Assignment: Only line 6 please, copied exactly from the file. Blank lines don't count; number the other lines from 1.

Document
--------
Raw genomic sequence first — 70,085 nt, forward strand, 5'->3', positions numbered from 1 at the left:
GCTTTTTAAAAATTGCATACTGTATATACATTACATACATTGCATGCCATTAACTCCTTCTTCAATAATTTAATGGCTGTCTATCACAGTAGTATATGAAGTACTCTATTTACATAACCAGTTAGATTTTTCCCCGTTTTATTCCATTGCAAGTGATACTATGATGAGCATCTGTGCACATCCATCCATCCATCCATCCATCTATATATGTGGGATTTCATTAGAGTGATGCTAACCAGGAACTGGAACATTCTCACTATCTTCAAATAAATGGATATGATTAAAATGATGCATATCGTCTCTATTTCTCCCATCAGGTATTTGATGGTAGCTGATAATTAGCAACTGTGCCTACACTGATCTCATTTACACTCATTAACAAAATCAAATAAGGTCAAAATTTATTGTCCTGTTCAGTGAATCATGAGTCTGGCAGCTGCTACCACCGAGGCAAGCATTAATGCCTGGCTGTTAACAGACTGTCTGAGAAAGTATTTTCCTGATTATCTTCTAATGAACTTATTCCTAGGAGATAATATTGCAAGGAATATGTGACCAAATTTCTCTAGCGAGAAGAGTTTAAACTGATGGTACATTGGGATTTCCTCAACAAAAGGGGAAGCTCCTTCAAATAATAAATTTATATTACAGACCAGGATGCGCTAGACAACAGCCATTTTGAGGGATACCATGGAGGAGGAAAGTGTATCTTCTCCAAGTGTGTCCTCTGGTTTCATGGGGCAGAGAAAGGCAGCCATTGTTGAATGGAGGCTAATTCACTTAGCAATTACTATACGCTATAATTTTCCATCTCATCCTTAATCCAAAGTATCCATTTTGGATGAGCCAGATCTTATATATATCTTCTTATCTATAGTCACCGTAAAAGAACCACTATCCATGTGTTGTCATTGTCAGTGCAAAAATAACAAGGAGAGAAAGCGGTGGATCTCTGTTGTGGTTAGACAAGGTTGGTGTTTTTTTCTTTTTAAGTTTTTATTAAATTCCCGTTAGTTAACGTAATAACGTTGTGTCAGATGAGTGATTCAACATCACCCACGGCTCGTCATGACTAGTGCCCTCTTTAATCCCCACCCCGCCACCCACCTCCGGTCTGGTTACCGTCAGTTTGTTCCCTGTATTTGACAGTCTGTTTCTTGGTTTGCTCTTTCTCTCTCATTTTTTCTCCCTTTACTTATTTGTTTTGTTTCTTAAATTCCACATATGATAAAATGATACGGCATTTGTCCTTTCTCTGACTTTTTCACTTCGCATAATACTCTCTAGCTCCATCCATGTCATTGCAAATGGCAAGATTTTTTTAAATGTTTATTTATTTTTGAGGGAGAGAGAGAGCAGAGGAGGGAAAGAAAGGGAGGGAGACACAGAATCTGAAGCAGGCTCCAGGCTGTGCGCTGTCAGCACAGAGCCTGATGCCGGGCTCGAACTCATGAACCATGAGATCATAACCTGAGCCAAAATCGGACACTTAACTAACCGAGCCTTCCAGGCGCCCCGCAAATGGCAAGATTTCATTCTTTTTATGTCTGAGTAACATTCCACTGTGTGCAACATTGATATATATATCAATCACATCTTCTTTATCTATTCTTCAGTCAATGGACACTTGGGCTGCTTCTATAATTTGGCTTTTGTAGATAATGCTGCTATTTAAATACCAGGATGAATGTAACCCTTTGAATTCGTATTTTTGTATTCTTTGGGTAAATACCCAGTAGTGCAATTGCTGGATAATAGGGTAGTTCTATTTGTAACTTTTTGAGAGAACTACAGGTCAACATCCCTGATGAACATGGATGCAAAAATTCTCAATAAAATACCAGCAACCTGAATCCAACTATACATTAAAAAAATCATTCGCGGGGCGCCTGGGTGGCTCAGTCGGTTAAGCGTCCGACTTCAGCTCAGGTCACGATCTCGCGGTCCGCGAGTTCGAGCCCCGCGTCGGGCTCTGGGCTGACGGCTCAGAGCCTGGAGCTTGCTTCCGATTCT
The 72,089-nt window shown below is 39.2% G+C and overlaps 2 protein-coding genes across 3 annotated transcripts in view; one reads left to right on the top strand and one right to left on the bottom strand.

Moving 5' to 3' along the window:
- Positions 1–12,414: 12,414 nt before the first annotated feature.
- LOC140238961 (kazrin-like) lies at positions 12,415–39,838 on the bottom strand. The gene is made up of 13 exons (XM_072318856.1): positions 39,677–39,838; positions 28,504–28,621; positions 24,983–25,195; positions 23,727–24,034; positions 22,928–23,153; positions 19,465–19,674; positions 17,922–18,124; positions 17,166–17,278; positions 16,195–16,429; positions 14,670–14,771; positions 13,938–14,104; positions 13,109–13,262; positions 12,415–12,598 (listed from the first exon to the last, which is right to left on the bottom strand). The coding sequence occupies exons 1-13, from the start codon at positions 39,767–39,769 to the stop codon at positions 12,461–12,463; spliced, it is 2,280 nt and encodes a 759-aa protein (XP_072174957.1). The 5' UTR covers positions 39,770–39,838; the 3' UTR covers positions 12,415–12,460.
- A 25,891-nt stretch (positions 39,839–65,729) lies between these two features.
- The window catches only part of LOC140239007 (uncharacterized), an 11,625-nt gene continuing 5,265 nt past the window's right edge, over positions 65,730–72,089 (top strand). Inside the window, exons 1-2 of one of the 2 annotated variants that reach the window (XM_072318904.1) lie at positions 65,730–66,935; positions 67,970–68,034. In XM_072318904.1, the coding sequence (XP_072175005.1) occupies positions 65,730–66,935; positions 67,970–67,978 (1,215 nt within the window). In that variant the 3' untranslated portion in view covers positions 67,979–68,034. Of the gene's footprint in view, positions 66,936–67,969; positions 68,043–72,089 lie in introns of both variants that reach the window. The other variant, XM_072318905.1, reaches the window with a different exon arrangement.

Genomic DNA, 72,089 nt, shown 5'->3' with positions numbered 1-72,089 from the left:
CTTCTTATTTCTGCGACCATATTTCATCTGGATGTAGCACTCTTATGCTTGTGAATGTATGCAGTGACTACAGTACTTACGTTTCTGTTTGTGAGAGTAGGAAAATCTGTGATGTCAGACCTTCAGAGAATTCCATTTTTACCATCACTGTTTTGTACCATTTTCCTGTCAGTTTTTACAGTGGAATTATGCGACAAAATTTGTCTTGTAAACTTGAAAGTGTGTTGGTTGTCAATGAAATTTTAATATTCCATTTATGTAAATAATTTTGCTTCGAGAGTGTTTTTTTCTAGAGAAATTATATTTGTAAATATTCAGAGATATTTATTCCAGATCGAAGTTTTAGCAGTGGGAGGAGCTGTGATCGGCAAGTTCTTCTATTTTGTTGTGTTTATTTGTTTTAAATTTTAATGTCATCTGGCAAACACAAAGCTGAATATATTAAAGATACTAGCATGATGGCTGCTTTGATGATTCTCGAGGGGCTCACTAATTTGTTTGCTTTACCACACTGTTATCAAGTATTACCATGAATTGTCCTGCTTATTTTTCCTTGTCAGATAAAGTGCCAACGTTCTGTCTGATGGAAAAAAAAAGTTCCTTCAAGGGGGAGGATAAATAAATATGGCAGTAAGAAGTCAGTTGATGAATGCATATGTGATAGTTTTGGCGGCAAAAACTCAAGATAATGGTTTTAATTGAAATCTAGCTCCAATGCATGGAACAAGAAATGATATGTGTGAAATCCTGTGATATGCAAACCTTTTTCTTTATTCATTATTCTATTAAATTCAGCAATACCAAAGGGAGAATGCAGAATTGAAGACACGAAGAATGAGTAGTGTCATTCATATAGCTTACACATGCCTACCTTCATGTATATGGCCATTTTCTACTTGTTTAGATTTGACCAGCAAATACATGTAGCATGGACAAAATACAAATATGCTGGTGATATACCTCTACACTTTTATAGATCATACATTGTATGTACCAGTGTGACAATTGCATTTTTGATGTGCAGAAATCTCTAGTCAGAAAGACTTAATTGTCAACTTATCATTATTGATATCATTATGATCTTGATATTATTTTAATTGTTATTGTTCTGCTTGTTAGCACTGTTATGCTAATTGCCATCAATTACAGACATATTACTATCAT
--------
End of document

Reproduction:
- LOC140238961 (kazrin-like) lies at positions 12,415–39,838 on the bottom strand. The gene is made up of 13 exons (XM_072318856.1): positions 39,677–39,838; positions 28,504–28,621; positions 24,983–25,195; positions 23,727–24,034; positions 22,928–23,153; positions 19,465–19,674; positions 17,922–18,124; positions 17,166–17,278; positions 16,195–16,429; positions 14,670–14,771; positions 13,938–14,104; positions 13,109–13,262; positions 12,415–12,598 (listed from the first exon to the last, which is right to left on the bottom strand). The coding sequence occupies exons 1-13, from the start codon at positions 39,767–39,769 to the stop codon at positions 12,461–12,463; spliced, it is 2,280 nt and encodes a 759-aa protein (XP_072174957.1). The 5' UTR covers positions 39,770–39,838; the 3' UTR covers positions 12,415–12,460.